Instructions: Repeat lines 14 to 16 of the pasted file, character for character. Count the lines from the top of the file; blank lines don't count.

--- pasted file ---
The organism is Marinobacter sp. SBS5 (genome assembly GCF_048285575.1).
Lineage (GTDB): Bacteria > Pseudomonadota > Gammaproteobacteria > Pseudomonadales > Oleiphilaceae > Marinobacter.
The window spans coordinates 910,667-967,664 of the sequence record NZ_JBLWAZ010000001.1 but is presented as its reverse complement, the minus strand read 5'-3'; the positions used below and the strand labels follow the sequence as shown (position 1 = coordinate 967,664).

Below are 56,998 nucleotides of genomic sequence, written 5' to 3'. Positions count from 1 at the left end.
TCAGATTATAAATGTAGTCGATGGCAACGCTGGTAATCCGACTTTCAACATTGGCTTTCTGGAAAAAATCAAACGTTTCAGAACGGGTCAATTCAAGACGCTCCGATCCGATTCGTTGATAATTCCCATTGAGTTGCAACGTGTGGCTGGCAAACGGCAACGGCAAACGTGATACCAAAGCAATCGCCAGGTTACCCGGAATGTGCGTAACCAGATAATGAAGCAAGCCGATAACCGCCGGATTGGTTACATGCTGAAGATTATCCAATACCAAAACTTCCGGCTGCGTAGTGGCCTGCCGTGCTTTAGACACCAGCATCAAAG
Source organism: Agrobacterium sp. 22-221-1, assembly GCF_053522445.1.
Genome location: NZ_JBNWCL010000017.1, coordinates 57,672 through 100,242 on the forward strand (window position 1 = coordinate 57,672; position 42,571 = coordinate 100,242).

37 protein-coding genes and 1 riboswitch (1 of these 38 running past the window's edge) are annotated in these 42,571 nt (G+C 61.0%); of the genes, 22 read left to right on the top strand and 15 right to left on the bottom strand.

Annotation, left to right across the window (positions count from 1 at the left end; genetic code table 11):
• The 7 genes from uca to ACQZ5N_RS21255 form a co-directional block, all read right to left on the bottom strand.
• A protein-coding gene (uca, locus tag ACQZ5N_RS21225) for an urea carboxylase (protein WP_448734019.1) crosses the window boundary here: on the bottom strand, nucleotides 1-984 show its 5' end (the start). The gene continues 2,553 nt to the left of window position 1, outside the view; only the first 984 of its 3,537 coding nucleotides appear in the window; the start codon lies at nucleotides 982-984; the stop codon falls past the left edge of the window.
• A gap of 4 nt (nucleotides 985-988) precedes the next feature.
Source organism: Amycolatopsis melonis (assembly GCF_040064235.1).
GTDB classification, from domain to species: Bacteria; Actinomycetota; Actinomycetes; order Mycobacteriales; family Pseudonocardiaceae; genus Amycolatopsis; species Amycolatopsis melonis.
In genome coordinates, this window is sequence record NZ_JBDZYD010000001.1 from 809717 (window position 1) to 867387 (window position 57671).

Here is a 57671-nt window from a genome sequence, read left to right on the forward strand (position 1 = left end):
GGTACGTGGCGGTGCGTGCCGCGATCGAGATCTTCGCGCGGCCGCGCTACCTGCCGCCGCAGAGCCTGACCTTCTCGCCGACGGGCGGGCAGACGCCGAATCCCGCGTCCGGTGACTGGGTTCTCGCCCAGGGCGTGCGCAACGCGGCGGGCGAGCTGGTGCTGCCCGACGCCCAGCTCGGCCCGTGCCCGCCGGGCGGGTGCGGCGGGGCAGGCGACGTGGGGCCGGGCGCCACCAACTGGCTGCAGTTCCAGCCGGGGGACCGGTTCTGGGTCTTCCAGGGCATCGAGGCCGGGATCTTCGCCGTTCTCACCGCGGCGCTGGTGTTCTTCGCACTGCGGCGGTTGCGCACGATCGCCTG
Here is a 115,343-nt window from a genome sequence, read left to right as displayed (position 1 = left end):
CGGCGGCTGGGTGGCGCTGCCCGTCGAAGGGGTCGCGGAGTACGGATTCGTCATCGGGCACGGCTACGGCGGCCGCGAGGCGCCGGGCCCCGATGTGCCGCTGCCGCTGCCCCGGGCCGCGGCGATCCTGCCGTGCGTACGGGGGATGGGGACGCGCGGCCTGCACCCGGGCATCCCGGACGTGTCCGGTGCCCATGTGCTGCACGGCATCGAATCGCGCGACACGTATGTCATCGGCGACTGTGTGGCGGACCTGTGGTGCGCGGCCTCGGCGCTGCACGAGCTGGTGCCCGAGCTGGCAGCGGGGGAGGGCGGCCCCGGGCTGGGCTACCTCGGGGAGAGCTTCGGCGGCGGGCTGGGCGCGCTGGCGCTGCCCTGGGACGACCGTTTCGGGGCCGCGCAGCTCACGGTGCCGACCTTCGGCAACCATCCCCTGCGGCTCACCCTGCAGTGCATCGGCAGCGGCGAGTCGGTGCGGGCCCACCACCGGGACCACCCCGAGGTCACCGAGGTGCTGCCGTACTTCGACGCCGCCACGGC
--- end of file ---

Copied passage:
GTDB classification, from domain to species: Bacteria; Actinomycetota; Actinomycetes; order Mycobacteriales; family Pseudonocardiaceae; genus Amycolatopsis; species Amycolatopsis melonis.
In genome coordinates, this window is sequence record NZ_JBDZYD010000001.1 from 809717 (window position 1) to 867387 (window position 57671).

Here is a 57671-nt window from a genome sequence, read left to right on the forward strand (position 1 = left end):